Sorolla Museum

Sorolla Museum

Light is the common theme in Joaquín Sorolla’s canvases, in which he registers a new sensitivity through his effects and hues.

We have been collaborating with the Sorolla Museum since 2015, with annual support for major exhibitions of the Valencian painter’s work. The house-museum aims to conserve and exhibit to the public authentic works by Joaquín Sorolla, as well as the artistic objects and furniture belonging to what was his house at Number 37 Paseo del General Martínez Campos in Madrid.

Joaquín Sorolla’s greatest legacy focused on mythological, historical and social representations of the time and he was a true master of Spanish costumbrismo. Known as the “Master of Light”, Sorolla turned light into his paintings’ main protagonist, registering a new sensitivity through his effects and hues capable of evoking vitality and beauty in his works.

Organised together with the Thyssen-Bornemisza Museum, this exhibition brought together over 70 paintings from national and international museums and private collections, some of them never previously exhibited in public. The exhibition focuses especially on the female portraits the artist painted between 1890 and 1920, which are displayed in the rooms along with dresses and accessories from the same period. The exhibition also included valuable pieces borrowed from important institutions and private collections, many of them unpublished.

La exposición Sorolla y la moda englobó más de 70 cuadros procedentes de museos y colecciones privadas nacionales e internacionales.

Passionate about fashion and a chronicler of the trends in the late 19th and early 20th centuries, Sorolla represented in his paintings an evocative catalogue of dresses, jewellery and accessories enhanced by his loose and vigorous stroke.

The exhibition brought together female portraits from the late 19th and early 20th centuries combined with period dresses and accessories.

The social references made by Sorolla, who was born into a humble family of fabric merchants, and by his wife, Clotilde García del Castillo, who was born into a bourgeois and affluent family, were decisive in establishing a clear parallel between his social and economic ascent and his interest in fashion and clothing.

His work as a portrait painter to society was not the only thing that led him to focus on people’s dress; it partly stemmed from his eye for observation and genuine interest in all that surrounded him. He also became associated with the image of modernity described by Baudelaire in The Painter of Modern Life.

Composed of around 80 works from his Museum House, private collections and other national and international institutions, the exhibition Sorolla in Paris consisted of a chronological journey through the history of the Valencian artist’s international recognition from his first trip to the French capital to his crowning as a great painter of the elites of his time.

From the start of his career Joaquín Sorolla’s vocation was to become an international painter, taking part in all the major international competitions and winning important awards. Between 1906 and 1908, he staged monographic exhibitions in Paris, Berlin, Düsseldorf, Cologne and London, consolidating himself as the most widely appreciated Spanish artist.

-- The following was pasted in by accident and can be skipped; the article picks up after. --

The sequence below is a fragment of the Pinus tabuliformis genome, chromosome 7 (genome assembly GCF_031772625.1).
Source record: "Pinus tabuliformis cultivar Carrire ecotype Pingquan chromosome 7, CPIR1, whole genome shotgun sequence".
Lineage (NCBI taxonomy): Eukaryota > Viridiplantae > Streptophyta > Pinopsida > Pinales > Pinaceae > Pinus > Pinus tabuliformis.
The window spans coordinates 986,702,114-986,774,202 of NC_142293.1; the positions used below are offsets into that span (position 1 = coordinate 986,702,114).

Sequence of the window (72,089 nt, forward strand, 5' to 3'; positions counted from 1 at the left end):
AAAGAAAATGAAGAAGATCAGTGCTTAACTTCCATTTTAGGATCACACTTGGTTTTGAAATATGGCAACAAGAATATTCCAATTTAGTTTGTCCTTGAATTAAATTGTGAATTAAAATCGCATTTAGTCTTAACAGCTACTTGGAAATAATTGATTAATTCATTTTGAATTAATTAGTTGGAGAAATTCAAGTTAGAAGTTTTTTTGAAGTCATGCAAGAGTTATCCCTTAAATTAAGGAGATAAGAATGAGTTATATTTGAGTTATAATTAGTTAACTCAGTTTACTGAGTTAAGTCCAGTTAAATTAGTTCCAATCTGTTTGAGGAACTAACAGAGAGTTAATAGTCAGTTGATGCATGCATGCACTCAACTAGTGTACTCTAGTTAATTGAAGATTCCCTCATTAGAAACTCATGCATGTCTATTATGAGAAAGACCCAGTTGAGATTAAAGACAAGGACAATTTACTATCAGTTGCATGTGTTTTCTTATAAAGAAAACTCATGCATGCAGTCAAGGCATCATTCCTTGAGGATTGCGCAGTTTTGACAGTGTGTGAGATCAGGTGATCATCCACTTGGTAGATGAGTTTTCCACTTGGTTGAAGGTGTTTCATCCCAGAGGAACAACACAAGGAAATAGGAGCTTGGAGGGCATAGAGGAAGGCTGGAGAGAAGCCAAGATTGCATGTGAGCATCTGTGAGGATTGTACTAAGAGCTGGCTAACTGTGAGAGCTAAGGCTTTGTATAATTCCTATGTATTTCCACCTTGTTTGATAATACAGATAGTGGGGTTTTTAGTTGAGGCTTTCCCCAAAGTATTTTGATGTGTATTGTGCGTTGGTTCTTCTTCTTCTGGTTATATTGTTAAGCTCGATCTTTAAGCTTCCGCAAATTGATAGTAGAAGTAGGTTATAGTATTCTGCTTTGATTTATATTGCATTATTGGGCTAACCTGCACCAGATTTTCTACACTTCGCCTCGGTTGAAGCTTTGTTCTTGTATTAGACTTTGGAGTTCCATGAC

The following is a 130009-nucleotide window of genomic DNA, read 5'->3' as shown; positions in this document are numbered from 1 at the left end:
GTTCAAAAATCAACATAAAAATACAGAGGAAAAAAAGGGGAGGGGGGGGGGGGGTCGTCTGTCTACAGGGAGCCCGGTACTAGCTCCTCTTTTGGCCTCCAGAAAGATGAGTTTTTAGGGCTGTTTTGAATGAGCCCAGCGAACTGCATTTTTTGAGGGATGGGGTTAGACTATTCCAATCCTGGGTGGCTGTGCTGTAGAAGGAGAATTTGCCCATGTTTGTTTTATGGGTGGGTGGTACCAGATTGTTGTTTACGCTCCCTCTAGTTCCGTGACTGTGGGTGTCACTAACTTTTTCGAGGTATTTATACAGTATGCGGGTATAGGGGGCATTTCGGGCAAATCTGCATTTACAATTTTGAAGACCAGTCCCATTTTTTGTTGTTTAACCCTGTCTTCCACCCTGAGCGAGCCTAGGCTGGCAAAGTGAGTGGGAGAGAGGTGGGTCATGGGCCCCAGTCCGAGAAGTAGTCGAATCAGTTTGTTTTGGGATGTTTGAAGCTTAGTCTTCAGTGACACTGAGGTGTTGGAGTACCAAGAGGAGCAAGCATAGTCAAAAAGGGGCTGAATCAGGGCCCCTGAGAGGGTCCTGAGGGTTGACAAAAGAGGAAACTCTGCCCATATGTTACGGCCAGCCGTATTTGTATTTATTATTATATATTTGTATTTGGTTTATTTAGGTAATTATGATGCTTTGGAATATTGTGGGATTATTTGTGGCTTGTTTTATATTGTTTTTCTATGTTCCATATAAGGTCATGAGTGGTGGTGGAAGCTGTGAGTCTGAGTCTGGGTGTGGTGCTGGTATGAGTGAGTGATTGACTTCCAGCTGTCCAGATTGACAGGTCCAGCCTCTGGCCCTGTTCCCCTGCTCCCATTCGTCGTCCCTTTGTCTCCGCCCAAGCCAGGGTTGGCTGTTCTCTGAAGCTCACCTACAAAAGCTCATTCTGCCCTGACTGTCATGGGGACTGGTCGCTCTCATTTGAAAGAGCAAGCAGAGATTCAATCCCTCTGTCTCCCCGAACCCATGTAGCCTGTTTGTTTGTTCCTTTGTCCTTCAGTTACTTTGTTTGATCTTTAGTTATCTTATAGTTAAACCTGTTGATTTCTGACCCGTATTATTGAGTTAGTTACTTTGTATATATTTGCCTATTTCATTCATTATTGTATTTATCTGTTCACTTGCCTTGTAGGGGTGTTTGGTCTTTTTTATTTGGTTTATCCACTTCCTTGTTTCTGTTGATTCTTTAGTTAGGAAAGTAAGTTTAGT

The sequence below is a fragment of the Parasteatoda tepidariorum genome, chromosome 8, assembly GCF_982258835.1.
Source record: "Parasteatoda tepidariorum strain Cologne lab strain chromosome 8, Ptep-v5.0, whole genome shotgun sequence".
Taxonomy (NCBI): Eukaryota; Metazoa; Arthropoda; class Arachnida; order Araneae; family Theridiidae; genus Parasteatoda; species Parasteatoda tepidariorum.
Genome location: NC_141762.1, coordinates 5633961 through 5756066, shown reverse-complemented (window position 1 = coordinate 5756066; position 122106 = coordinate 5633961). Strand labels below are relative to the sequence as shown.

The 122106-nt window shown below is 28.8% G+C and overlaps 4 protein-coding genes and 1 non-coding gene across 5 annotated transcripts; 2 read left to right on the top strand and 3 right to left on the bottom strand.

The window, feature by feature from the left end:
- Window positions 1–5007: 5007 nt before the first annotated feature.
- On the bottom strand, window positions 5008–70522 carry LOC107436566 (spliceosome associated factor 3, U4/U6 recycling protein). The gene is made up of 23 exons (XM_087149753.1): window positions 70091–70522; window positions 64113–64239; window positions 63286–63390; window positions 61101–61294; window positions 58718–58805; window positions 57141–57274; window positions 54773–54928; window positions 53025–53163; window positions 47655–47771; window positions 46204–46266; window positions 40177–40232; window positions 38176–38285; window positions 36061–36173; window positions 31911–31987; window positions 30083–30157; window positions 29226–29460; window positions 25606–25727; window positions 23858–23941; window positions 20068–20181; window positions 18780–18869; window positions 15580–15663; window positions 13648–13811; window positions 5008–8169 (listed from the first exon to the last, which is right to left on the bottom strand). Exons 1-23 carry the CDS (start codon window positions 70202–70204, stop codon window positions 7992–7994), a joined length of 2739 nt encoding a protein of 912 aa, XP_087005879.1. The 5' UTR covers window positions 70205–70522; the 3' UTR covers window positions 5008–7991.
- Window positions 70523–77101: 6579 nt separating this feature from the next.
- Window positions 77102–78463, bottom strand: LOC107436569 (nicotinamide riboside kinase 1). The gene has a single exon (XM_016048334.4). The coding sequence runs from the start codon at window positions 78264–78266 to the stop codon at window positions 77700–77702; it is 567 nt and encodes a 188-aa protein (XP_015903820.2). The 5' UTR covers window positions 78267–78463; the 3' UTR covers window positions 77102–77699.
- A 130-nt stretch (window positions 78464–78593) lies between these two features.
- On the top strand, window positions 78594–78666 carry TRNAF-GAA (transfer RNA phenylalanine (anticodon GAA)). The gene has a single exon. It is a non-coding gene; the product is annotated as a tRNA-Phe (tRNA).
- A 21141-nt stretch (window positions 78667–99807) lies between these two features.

This exhibition included around 80 pieces by the Valencian artist presented at European exhibitions.

This exhibition toured the works presented by Sorolla in his European exhibitions, which show how his personal style was mainly forged and modelled in the Paris of the late 19th century.

  • Sorolla on Exhibit: traces Sorolla’s artistic evolution through the Paris Salons, the Sezession in Berlin and Munich and the Venice Biennale, showing how his way of painting for the great exhibitions changed to fit his increasingly personal style.
  • Sorolla’s International Triumph: presents the zenith of Sorolla’s artistic growth and encapsulates the research that he was doing at that time and shows off his best work, related to the light and colour of the sea and the masterful way he plays with reflections on water. Sorolla is also presented as being a great portrait painter, with exquisite paintings of his wife, his children and the great personalities of the time. The tradition of Velásquez’s court portraits blends with the luminescence of his open air painting and the bravura of his brush strokes.
  • Sorolla, World Painter: after his triumph in Paris, he moved to Biarritz to paint portraits of his family on the beach where he shows a mastery of light and colour. The following year, at La Granja, he continued to depict his great figures in magical scenarios of water and light. A symbol of his artistic and personal fulfilment, these works show the path that Sorolla followed in the years immediately following, as he was preparing for his great triumph in the United States.

Coinciding with the International Year of Light in 2015, we sponsored together with the support of the Ministry of Education, Culture and Sport this selection of 54 works by Joaquín Sorolla, which delved into the most revealing facet of the Master of Light.

The exhibition was divided into five major sections: towards the light, shadow and reflection, filtered light, radiance and the art of light. In each of them, different forms of lighting that the artist cultivated were analysed showing he was not only able to reproduce different shades of light, but he was also able to evoke in his paintings the sensation of life that natural light transmits and the special emotion that the play of light aroused in him.

Sorolla was able to reproduce different shades of light and evoke a sensation of life in his paintings.
Sorolla was able to reproduce different shades of light and evoke a sensation of life in his paintings.